Equities rally as planned stimulus materialises

Last week proved to be another volatile week of trading, with equities ultimately closing on Friday with double-digit returns. Ian Slattery reports.

The Dow Jones Industrial Average may not be the best barometer of the whole market but it was up 21.3% at one point last week – which technically signifies the start of a new Bull Market. However, there is no clear sign yet that we have seen the bottoming out of the stock market at this point, and attempting to ‘call the bottom’ has proven futile for investors in the past.

Bear Markets are characterised by large falls, but also large gains. A week is an eternity in investment markets currently, and we will continue to try and keep you as up to date as possible. With that in mind we have a series of webinars this week, in conjunction with Brokers Ireland. You can register at the here . We kick-off with Investments at 11am this Wednesday, 1st April.

Market sentiment continued to swing wildly last week, but the unprecedented fiscal stimulus package from the US helped markets to finish the week with strong gains. There is a huge amount of detail in the package, including payments to industries (the particularly hard hit aviation sector for example), but also payments of approximately $1,200 to qualifying individuals. There are already signs that this will be badly needed, as a record 3.3 million weekly jobless figure was announced. For context, the average for this figure since the start of 2019 was about 220,000.

Monetary stimulus continues to be rolled out to the market, including a relaxation of previous restrictions. For example, the Federal Reserve will buy corporate debt for the first time, whilst the ECB will ease restrictions on the percentage amount of a country’s bonds they can buy. The ECB announcements came as we saw record lows in PMI data from the Eurozone. Any figure below 50 signifies a contraction, with the services figure coming in at 28.4, and the manufacturing number coming in at 44.8.

Following some volatile trading in recent trading sessions, gold saw its best week since 2008 as the price rose by 11%. Oil continued its recent downward trend as the price war between Saudi Arabia and Russia endures, even in the midst of the global pandemic crisis.

With respect to the virus itself, the US surpassed both China and Italy in terms of the most confirmed cases in one country. Deaths also began to mount in Europe, with Italy and Spain seeing large jumps in that regard. As clinical as this sounds, a point we have reiterated a number of times is that markets detest uncertainty. However, they are able to digest bad news and discount it into asset prices. Share prices will move forward again in anticipation of a recovery; not upon the arrival of a recovery.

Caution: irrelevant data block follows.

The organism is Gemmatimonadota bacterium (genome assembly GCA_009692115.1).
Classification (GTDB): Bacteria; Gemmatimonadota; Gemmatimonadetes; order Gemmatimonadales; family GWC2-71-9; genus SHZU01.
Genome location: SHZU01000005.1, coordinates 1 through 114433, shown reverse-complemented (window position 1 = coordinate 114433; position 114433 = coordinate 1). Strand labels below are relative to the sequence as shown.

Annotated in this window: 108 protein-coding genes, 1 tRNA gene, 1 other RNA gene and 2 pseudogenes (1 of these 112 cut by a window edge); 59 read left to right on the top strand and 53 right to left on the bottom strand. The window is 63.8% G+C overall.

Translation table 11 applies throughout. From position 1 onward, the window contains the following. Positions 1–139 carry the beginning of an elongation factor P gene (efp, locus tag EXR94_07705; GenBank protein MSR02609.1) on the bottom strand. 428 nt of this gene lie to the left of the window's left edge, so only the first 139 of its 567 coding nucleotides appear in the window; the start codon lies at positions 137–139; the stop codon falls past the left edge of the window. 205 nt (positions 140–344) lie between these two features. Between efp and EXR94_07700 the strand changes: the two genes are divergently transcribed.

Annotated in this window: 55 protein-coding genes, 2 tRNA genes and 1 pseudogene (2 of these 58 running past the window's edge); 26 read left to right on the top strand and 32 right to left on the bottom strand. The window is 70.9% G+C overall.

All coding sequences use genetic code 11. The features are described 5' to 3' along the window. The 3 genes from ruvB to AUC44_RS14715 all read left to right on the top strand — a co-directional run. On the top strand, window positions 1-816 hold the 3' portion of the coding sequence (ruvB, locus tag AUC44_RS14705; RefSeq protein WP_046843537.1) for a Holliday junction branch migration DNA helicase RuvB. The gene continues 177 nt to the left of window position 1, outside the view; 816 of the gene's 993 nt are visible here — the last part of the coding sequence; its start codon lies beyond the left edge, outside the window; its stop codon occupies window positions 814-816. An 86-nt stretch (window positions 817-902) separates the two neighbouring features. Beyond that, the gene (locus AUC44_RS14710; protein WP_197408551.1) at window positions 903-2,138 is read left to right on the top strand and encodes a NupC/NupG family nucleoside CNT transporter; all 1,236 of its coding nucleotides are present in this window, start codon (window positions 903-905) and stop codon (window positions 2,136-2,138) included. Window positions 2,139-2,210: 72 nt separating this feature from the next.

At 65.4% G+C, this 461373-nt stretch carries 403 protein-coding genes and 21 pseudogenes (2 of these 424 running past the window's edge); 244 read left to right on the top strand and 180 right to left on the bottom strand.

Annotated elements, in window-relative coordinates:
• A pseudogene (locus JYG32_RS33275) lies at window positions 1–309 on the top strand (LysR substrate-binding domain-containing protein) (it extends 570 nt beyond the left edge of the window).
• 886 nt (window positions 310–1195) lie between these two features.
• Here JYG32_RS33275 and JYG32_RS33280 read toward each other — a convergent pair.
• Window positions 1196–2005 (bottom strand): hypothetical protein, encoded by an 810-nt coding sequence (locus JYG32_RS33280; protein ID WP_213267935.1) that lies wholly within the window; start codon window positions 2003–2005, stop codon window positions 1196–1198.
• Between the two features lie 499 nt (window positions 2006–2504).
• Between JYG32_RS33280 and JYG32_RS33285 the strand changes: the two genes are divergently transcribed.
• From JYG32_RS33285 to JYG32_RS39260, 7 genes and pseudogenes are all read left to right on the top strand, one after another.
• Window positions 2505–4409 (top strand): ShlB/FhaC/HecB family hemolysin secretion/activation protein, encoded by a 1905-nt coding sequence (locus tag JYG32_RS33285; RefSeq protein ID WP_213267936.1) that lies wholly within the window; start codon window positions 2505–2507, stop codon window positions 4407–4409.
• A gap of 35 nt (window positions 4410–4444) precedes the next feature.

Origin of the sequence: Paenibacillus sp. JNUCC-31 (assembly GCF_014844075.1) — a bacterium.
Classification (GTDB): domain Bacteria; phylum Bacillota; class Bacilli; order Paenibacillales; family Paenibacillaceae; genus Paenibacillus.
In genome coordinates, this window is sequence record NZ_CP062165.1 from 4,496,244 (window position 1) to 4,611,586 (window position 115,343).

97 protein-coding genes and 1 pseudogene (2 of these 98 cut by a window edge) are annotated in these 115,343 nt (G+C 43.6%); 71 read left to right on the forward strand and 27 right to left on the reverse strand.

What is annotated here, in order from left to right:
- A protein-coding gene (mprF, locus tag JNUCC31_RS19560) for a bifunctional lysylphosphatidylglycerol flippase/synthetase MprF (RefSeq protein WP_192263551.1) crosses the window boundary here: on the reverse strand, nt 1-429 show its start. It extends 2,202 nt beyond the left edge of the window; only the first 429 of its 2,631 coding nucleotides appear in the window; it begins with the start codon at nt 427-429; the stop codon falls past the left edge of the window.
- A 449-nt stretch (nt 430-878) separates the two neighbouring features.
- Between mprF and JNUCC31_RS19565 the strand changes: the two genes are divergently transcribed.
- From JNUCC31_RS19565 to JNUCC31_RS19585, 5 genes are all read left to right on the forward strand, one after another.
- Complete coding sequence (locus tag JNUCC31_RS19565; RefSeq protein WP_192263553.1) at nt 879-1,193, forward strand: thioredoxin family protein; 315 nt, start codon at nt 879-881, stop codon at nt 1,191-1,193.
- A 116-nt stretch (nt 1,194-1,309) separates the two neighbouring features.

1 Week Return

23.03.20 to 30.03.20

Year to Date Return

31.12.19 to 30.03.20

 

Local Currency

Euro

Local Currency

Euro

World

14.0%

11.0%

-22.5%

-21.4%

U.S.

13.8%

10.2%

-21.3%

-20.3%

Europe

9.5%

9.5%

-23.3%

-23.3%

Ireland

10.6%

10.6%

-29.3%

-29.3%

U.K.

10.1%

14.3%

-27.1%

-31.1%

Japan

13.2%

13.0%

-15.0%

-13.2%

Hong Kong

9.9%

6.5%

-18.6%

-17.2%

Corporate Bonds

2.3%

2.3%

-6.2%

-6.2%

 

Equities

Global equities were up last week by 14% in local terms and 11% in euro terms. The influential US market led increasing by 13.8% in local terms and 10.2% in euro terms.

Fixed Income & FX

The US 10-year yield finished at 0.64% last week. The German equivalent finished at -0.55%. The Irish 10 year bond yield finished at 0.00%. The Euro/US Dollar exchange rate finished at 1.10, whilst Euro/GBP finished at 0.90.

Commodities

Oil continued to fall finishing at $20 per barrel. Gold increased to $1,619 per troy ounce and copper decreased to $4,782 per tonne, as expectations of diminishing economic activity continue.

The week ahead

Tuesday 31st March

Initial Eurozone inflation figures for March go to print.

Wednesday 25th April

A large fall is expected as US manufacturing PMI data for March goes to the market.

Friday 3rd April

A large fall is expected as US non-payroll jobs data for March is released


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